Bells and tills ring in a prosperous new year

Revelers ignore heavy pollution to ring in the New Year in Shanghai.
Wang Rongjiang / SHINE

Chinese and foreigners in Shanghai join revelers worldwide to celebrate the ushering in of 2018. The city’s Xintiandi drew 4,000 people to its countdown party. A Russian visitor at the event said, “I wish for happiness, health and a husband for the new year.”

Shanghai was hit by heavy air pollution on New Year’s Eve, but that did not stop revelers from attending countdown activities and other celebrations.

Jade Buddha Temple and Longhua Temple held traditional bell-tolling ceremonies to welcome the New Year. An estimated 4,000 people attended a countdown party in downtown Xintiandi shopping area.

However, the city suffered poor air quality on the last day of 2017. The environment authority triggered a blue-color air pollution alarm on Saturday. The air quality index reached 280 at 8pm on New Year’s Eve, with the tiny hazardous to health PM2.5 particles being the major pollutant.

According to Shanghai Environmental Monitoring Center, air pollutants carried into the city by a cold front from the north were the major cause of the pollution. The situation is expected to ease from today.

The pollution affected visibility at some tourism spots — including the Bund, which nevertheless was one of the most popular places for welcoming in the new year.

From 4pm onwards people began pouring into the Bund area, many of them visitors from out of town.

Pauline Balder, from the Netherlands, came to Shanghai with her parents and brothers. The 18-year-old is now studying in Beijing.

“Chinese is hard to learn, but China is an interesting country as different cities have different characters. My New Year wish is to enter a good university when I go back to the Netherlands,” Balder said.

Jadzia Najder from Poland arrived in Shanghai a few days ago to visit a friend. 

“I was told the Bund is a landmark, so decided to come here for the celebration,” she said. “Despite the weather, this is still a charming spot. As for my New Year wish, I want to build a stronger personality.”

Traffic police and armed police were placed at all crossroads along the Bund. Crowd restriction measures were held at some intersections to control the number of people reaching the Bund from Nanjing Road E.

Jiang Xiaowei / SHINE

Barely an inch of space to spare on the Bund.

Xu Lingchao / SHINE

Police were out in full force at every crossroad along the Bund to ensure safety.

At Xintiandi, one of the most visited shopping blocks in the city, festive lights and big crowds marked another New Year’s Eve. About 4,000 people gathered at Xintiandi’s Taipinghu Park for the only public countdown party in the city center.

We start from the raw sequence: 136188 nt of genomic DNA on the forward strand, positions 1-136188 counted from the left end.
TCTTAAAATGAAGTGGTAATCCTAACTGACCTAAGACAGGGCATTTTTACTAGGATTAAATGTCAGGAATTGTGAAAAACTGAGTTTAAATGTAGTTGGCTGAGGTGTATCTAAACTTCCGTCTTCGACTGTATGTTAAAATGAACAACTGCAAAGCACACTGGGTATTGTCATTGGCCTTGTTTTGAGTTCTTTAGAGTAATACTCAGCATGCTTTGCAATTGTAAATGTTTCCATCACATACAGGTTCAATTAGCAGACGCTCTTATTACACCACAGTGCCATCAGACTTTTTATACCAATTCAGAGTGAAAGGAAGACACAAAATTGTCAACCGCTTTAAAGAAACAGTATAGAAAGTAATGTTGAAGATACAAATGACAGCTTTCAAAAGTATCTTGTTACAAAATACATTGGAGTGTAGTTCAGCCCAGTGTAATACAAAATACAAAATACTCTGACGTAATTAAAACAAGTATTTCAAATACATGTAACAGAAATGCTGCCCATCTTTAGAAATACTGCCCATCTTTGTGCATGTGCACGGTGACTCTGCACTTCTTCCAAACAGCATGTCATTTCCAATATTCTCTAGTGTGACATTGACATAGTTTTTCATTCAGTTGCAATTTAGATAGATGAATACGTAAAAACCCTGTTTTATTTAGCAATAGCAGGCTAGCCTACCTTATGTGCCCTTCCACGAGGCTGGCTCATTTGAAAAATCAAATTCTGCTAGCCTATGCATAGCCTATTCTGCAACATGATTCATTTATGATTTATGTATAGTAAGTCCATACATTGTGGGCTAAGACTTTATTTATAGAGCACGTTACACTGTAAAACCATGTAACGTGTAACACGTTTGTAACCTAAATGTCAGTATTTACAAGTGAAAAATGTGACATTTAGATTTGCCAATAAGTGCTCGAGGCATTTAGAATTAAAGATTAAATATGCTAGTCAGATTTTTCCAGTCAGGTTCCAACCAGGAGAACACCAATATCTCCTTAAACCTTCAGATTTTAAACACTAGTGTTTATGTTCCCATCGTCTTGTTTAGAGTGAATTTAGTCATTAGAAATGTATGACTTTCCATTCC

Dina, 27, from Russia who currently lives in Qingdao in east China, came to Shanghai to celebrate. “I wish for happiness, health and a husband for the new year,” she laughed.

Some landmark shopping malls held sales promotions on the last day of 2017 that ran as late as 2am today. Pudong’s No. 1 Yaohan Department Store had been packed with customers since yesterday afternoon.

Shanghai’s Jade Buddha Temple held a charity party to raise donations for children in China’s remote regions as well as for local poor families.

A charity library campaign launched by the temple in 2011 has helped build 307 schools and libraries in southwest Guizhou and Yunnan provinces.

Thanks to the campaign, over 70,000 children from remote villages managed to study in the classrooms, according to the temple, which also donated 1 million yuan (US$153,700) at the party to the Shanghai Charity Foundation yesterday to help Shanghai families in need.

A traditional bell-tolling ceremony was held at midnight in the temple. Abbot Juexing and other senior monks struck the bell 108 times to wish a peaceful and prosperous new year.

Olaf Groenewegen, a teacher from the Netherlands, who has just spent his first year in Shanghai, said everything in the city is good enough for him. “I just wish I can contribute more to the city in the new year.”

Dong Jun / SHINE

Longhua Temple’s bell is struck 108 times to usher in 2018 and eliminate sorrow, as was Jade Buddha Temple’s bell.

Longhua Temple in Xuhui District hosted its traditional bell-tolling ceremony at midnight on the New Year’s Eve. A bronze bell at the temple was struck 108 times to absolve sins and bring good luck at the temple. It is believed that striking bells 108 times can eliminate grief and sorrow. Visitors ate noodles, watched folk culture performances and wrote their wishes for the new year on a wall, praying for good luck in 2018.

About 100 overseas tourists attended the ceremony. Cathy Jackson-Read from England was one of them. She has lived in Shanghai for two months. 

“I see many people praying and lighting incense, which is a very traditional and interesting,” she said. Her new year wish is “to speak better Chinese.”

Lily Scott, also from England, who was visiting the temple with her husband, said the folk performance was “really good.”

In Minhang District, the Laowaijie, or Foreigners Street on Hongmei Road, was bustling in the evening. The managing company of the street organized lucky draws, run-with-the-beer competition and handicrafts market to attract customers.

At the Big Bamboo, Christopher Ing Ungar and his wife were having dinner at a restaurant while their daughter was playing on the slide outside. Ungar, from Austria, said he has been working and living in Shanghai for eight years and visited Laowaijie quite often.

“We find the street a suitable place for family gathering with children at special occasions like this,” he told Shanghai Daily. Laowaijie is also an attraction for nearby Chinese residents.

“Foreigners are more active in New Year celebration than Chinese people, so my husband and I took our son here to enjoy the festivity," a women who gave her surname as Chen told Shanghai Daily.

Special Reports
Top